1. diane said:

    Thank you Kellie for linking us to your blog – it is absolutely amazing and what a gift of following your journey and research.


  2. Dear Kellie, I just realized that you’ve linked us to your wonderful blog and I just wanted to thank you! :)
    Baci from Athens, Greece!

    • So glad you read it!! Thanks for the comment, really!!!
      ciao ciao!

  3. Lynne Avis said:

    Hi Kellie.
    Your blog is incredibly interesting and I am so glad I came upon it! I am currently studying Jewellery Design in Cape Town, South Africa. I am interested in the changing perception of jewellery and the crossing of boundaries between jewellery and adornment. I am struggling to understand the difference between jewellery and adornment, as the more research I do the less of a difference there seems to be. Since you have done much research into the understanding of the term jewellery, would you be able to advise me on what you would consider the differences?
    Lynne Avis

    • Hi Lynne, sorry to respond so long after your wonderful comment!
      What a loaded question. I can’t say that i’m much of a researcher of adornment in a more general or historical sense, but I think we have to consider this type of Contemporary Jewelry as our modern day version at its very core, don’t you think? A lot of the times I do not even think there is a difference between jewelry and adornment, it’s just about digging in to all the different complexities of the different kinds of jewelry and asking questions about why one would want to put that particular piece on. It can get really sociological in this sense. Maybe I would look into some artists that really talk about the very nature of jewelry and adorning one self in jewelry with their work to try and understand contemporary ideas behind that. Or how about reading this bit I posted awhile back, I found it really relevant! Thanks for your comment, so glad to know who is out there reading!!!!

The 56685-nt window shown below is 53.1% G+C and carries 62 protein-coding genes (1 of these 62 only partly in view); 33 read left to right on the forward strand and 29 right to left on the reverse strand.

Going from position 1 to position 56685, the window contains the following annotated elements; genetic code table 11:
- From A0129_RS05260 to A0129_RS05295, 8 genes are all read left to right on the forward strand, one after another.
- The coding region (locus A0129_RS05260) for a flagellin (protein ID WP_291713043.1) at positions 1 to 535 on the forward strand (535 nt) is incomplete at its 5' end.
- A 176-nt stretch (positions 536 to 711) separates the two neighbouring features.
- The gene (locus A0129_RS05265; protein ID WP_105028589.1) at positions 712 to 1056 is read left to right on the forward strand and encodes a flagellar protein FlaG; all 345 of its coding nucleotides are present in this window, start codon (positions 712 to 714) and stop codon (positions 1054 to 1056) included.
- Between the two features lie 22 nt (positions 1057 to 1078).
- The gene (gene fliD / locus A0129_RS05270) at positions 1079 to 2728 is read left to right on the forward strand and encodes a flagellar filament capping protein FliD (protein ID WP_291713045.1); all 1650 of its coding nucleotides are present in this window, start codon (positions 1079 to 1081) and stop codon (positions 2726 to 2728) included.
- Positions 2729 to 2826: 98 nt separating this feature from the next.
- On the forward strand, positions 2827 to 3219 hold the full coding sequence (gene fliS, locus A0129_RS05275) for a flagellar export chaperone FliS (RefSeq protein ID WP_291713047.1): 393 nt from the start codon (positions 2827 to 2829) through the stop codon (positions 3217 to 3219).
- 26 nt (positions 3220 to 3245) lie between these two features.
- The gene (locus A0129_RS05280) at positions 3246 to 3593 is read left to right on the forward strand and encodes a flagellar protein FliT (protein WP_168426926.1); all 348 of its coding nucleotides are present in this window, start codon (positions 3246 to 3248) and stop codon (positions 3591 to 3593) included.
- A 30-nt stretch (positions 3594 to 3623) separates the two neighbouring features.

warm wishes, Kellie

  4. Liesbeth den Besten said:

    hi Kellie,
    Well done. You write about things that absolutely confuse me the same way. Susy Menkes writing about a creative director of an Italian jewelry brand who has ‘revolutionized the Italian jewelry heritage with inspiration from tribal African designs through Bauhaus Modernism’ – do you get a picture? Yes? No, completely wrong! What you get is an overall gem-studded thing with so many glittering stones on it that you can hardly see if there is any design underneath. Probably the biggest innovation that has been happening in fine jewelry is the fact that the taboos about precious and semiprecious stones are gone – finally they can be mixed in fine jewelry making the pieces more colourful but still only about the sparkle of stones….(sigh), Liesbeth den Besten

  5. Hi Liesbeth! Thanks for such a great comment. Yes it is utterly ridiculous what is out there and how people really misuse our language or look for meaning where it is not. What is to be done? That’s why I like this idea of calling people out in this way although it might seem a bit aggressive, meanwhile really emphasizing Contemporary Jewelry’s relation to art more than anything else, even if some makers seem uncomfortable with that. I like do that so outsiders don’t get confused and think we are tied to that kind of luxury production stuff. Here’s hoping people will wise up!
    Warm wishes,